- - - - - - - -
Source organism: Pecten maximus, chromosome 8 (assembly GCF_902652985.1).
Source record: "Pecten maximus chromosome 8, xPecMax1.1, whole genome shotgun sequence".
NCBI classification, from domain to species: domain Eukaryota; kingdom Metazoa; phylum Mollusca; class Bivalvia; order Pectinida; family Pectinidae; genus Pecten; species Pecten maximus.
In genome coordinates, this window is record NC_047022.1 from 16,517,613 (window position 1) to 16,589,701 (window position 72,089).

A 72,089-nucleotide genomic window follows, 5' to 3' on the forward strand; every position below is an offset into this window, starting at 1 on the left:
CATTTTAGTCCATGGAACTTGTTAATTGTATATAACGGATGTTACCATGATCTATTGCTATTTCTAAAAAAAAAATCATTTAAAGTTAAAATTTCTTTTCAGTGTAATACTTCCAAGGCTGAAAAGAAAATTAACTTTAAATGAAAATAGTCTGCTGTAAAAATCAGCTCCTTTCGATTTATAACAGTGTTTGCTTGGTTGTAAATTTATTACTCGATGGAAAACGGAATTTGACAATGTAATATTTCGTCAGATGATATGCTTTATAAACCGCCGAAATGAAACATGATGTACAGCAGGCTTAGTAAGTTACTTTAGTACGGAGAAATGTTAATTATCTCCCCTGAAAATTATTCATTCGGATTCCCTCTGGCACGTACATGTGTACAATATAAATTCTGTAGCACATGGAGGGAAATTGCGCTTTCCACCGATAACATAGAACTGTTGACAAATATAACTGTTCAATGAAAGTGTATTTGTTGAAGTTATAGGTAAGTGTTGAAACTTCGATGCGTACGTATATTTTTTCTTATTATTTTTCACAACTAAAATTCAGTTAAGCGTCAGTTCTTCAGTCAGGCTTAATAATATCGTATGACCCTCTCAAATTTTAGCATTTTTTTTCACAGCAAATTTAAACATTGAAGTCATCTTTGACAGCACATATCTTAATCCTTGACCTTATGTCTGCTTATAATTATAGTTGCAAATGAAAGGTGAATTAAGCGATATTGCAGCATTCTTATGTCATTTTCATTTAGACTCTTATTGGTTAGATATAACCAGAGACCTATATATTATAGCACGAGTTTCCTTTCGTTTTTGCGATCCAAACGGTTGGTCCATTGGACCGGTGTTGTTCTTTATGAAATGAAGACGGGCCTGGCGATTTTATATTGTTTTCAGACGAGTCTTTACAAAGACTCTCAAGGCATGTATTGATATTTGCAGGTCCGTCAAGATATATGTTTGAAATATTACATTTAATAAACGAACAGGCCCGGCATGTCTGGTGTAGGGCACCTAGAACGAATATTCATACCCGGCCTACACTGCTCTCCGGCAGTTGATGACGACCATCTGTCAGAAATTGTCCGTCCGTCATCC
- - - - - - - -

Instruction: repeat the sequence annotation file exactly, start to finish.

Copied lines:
Source organism: Pecten maximus, chromosome 8 (assembly GCF_902652985.1).
Source record: "Pecten maximus chromosome 8, xPecMax1.1, whole genome shotgun sequence".
NCBI classification, from domain to species: domain Eukaryota; kingdom Metazoa; phylum Mollusca; class Bivalvia; order Pectinida; family Pectinidae; genus Pecten; species Pecten maximus.
In genome coordinates, this window is record NC_047022.1 from 16,517,613 (window position 1) to 16,589,701 (window position 72,089).

A 72,089-nucleotide genomic window follows, 5' to 3' on the forward strand; every position below is an offset into this window, starting at 1 on the left:
CATTTTAGTCCATGGAACTTGTTAATTGTATATAACGGATGTTACCATGATCTATTGCTATTTCTAAAAAAAAAATCATTTAAAGTTAAAATTTCTTTTCAGTGTAATACTTCCAAGGCTGAAAAGAAAATTAACTTTAAATGAAAATAGTCTGCTGTAAAAATCAGCTCCTTTCGATTTATAACAGTGTTTGCTTGGTTGTAAATTTATTACTCGATGGAAAACGGAATTTGACAATGTAATATTTCGTCAGATGATATGCTTTATAAACCGCCGAAATGAAACATGATGTACAGCAGGCTTAGTAAGTTACTTTAGTACGGAGAAATGTTAATTATCTCCCCTGAAAATTATTCATTCGGATTCCCTCTGGCACGTACATGTGTACAATATAAATTCTGTAGCACATGGAGGGAAATTGCGCTTTCCACCGATAACATAGAACTGTTGACAAATATAACTGTTCAATGAAAGTGTATTTGTTGAAGTTATAGGTAAGTGTTGAAACTTCGATGCGTACGTATATTTTTTCTTATTATTTTTCACAACTAAAATTCAGTTAAGCGTCAGTTCTTCAGTCAGGCTTAATAATATCGTATGACCCTCTCAAATTTTAGCATTTTTTTTCACAGCAAATTTAAACATTGAAGTCATCTTTGACAGCACATATCTTAATCCTTGACCTTATGTCTGCTTATAATTATAGTTGCAAATGAAAGGTGAATTAAGCGATATTGCAGCATTCTTATGTCATTTTCATTTAGACTCTTATTGGTTAGATATAACCAGAGACCTATATATTATAGCACGAGTTTCCTTTCGTTTTTGCGATCCAAACGGTTGGTCCATTGGACCGGTGTTGTTCTTTATGAAATGAAGACGGGCCTGGCGATTTTATATTGTTTTCAGACGAGTCTTTACAAAGACTCTCAAGGCATGTATTGATATTTGCAGGTCCGTCAAGATATATGTTTGAAATATTACATTTAATAAACGAACAGGCCCGGCATGTCTGGTGTAGGGCACCTAGAACGAATATTCATACCCGGCCTACACTGCTCTCCGGCAGTTGATGACGACCATCTGTCAGAAATTGTCCGTCCGTCATCC